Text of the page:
December 23, 2010 |
In the one-square-mile town of National Park, Edmond C. Read was the food fairy. At the end of his workday at A&P Food Markets, Mr. Read would take home day-old bread and pastries and drop them off to neighbors who needed a little more food on the table. He also would whip up various dishes and drive them down to the First United Methodist Church and the Republican Club. Food was his "charity work," his brother Harold said. It was also his job. Mr. Read, 86, a World War II veteran and longtime butcher, died of lung cancer on Sunday, Dec. 19, at home.
September 5, 1986 |
As veteran readers of this newspaper might recall, our guy Frank Dougherty has done much valuable work in helping to bring Nazi war criminals to justice. Last spring, Dougherty and I spent 3 1/2 hours on that subject, as guests on Frank Ford's WDVT talk program. "Wasn't 3 1/2 hours a little hard to handle?" someone asked Docko when he got back to the newsroom. "Of course," he admitted. "But that's all the time we had!" Obviously, Frank Dougherty has a lot more to say about Nazi war criminals.
December 8, 1995 |
He is the high priest of an autumn ritual. At his corner in Harrowgate, a city neighborhood of rowhouses and working people, Siegfried Karnas waits for the men to return from the woods. They come at all hours, bursting into his shop, jangling the wind chimes that dangle from the tiny pagoda hooked to the top of the door. Hunters victorious, they lay their deer at the feet of Karnas, master butcher. During the two weeks of buck-hunting season, which ends at sundown tomorrow, and the three-day doe season, which begins Monday, Karnas works day and night, turning deer into venison steaks, chops and sausage.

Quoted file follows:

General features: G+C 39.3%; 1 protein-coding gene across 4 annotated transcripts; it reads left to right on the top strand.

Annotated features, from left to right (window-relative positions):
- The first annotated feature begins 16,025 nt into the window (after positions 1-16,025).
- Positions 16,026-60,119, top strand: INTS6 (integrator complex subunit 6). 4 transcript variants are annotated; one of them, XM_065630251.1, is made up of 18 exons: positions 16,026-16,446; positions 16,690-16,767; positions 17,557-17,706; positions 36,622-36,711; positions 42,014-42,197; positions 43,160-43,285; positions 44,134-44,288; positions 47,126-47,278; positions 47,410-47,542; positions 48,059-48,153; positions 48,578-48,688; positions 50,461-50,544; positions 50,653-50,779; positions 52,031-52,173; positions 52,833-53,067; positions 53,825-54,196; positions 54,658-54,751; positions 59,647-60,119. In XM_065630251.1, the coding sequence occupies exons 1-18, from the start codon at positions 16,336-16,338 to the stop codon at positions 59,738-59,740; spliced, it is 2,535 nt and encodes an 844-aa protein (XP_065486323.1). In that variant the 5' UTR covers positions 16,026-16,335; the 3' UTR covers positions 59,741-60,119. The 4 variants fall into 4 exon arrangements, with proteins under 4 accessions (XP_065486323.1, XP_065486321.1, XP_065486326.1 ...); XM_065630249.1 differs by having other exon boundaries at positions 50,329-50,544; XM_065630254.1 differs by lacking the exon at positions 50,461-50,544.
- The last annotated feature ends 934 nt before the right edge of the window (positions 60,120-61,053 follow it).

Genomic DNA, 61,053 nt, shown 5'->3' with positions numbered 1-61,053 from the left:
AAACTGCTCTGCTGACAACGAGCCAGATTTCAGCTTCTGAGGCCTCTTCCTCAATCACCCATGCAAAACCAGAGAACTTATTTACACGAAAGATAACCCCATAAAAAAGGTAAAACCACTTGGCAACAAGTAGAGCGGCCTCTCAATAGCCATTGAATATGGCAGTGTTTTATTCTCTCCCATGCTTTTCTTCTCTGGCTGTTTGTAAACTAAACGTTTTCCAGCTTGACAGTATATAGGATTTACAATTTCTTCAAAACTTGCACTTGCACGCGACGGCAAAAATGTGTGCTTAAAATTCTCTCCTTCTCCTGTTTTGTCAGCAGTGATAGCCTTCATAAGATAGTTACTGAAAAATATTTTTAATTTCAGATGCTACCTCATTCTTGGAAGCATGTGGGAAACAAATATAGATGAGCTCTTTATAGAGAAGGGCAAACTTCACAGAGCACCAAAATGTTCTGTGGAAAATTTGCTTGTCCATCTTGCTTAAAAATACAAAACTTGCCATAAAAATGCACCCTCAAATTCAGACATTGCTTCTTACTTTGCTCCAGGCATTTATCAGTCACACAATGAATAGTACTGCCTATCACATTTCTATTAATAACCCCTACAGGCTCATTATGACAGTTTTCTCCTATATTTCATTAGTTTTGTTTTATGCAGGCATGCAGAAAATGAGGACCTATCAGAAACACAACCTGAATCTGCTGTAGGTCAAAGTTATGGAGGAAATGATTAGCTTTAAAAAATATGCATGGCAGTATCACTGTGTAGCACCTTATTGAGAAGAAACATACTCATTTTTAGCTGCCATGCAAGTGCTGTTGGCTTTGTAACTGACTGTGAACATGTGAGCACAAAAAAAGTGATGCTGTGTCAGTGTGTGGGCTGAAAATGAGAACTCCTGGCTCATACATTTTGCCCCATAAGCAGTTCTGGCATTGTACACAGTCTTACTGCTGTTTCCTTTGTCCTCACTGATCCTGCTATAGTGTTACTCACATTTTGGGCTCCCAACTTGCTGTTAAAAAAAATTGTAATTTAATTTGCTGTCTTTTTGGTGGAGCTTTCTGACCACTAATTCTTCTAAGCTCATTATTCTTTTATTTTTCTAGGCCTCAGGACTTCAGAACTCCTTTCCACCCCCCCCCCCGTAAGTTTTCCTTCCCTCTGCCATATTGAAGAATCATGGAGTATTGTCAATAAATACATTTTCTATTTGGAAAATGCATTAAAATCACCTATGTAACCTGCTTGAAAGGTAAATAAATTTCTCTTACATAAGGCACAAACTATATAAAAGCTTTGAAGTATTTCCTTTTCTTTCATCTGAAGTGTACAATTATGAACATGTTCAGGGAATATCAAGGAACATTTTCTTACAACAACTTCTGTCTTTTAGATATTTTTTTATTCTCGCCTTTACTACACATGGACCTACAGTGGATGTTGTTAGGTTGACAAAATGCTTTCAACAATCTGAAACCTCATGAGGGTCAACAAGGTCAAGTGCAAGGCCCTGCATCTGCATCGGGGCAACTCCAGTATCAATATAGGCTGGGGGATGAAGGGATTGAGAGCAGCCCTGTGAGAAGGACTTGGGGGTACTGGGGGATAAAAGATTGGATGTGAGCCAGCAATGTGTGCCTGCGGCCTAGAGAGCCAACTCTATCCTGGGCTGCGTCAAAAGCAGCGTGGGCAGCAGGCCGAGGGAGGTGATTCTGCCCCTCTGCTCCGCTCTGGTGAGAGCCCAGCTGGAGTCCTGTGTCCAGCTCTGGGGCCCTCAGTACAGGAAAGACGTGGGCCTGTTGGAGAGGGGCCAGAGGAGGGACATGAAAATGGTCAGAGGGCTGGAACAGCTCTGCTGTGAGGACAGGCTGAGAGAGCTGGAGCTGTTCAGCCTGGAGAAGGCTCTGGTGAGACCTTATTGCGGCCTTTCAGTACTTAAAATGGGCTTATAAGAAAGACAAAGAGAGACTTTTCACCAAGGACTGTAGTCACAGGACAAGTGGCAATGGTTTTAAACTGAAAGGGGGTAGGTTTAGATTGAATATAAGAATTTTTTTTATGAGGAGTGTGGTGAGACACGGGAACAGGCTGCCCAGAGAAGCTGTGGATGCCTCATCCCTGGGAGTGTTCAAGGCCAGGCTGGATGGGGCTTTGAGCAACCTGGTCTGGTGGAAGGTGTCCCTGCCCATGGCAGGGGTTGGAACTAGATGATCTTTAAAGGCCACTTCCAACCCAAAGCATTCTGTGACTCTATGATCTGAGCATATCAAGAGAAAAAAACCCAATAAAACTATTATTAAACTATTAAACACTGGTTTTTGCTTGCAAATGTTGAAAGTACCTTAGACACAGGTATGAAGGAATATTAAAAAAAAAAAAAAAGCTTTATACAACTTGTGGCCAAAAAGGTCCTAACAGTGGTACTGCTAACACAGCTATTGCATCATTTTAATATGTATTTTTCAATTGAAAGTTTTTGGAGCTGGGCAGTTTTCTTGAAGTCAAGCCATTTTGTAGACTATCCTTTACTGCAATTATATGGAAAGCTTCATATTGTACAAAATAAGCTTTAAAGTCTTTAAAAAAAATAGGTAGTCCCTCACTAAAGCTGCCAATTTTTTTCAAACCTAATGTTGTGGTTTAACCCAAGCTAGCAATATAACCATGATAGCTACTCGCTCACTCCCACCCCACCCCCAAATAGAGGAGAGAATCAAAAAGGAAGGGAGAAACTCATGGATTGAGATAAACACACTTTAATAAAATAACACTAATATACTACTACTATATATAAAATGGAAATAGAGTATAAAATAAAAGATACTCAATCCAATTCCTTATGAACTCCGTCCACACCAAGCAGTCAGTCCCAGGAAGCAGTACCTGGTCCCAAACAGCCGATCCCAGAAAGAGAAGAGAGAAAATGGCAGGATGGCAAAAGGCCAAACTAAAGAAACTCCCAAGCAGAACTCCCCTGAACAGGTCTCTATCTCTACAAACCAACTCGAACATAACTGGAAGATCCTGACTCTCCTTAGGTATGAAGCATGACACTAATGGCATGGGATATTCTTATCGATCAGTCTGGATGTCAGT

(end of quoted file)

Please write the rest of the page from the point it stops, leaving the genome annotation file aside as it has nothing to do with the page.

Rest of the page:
July 16, 1992 |
Walking into Tom's Market is like entering a time machine, stuck somewhere in past decades. Shelves are sparsely stocked with dusty cans of coffee, sardines, lupini beans and grape jelly in the dim, one-room grocery store. A white display case that once revealed cuts of fresh pork, beef and whole chickens now shows only a motley assortment of mystery meats. An antiquated cooler that held ice-cream bars and colored popsicles for generations of neighborhood kids makes a constant background rumble.
January 23, 1994 |
The palest of morning suns is just over the hump of Tussey Mountain. Gales of snow are whipping across the country lane in the subzero temperature. And the tattered green farmhouse is dripping with two-foot icicles. But clouds of steam already are piling into the frigid air from the outdoor scalding trough and the cast-iron cooking kettles. A dozen cars are crammed in the snow just beyond Herb Rudy's barn. And Rudy, with his knife, and Jake Wheeland, with his .22 rifle, are up in the pig pen trying to corner another pig. Here in the frost-bound valley between Tussey and Bald Eagle Mountains, in the frozen heart of a central Pennsylvania winter, the 137-acre Rudy farm is alive this morning with friends and relations, with corny jokes and spat tobacco juice, with steaming cinnamon rolls and sawed-up hogs.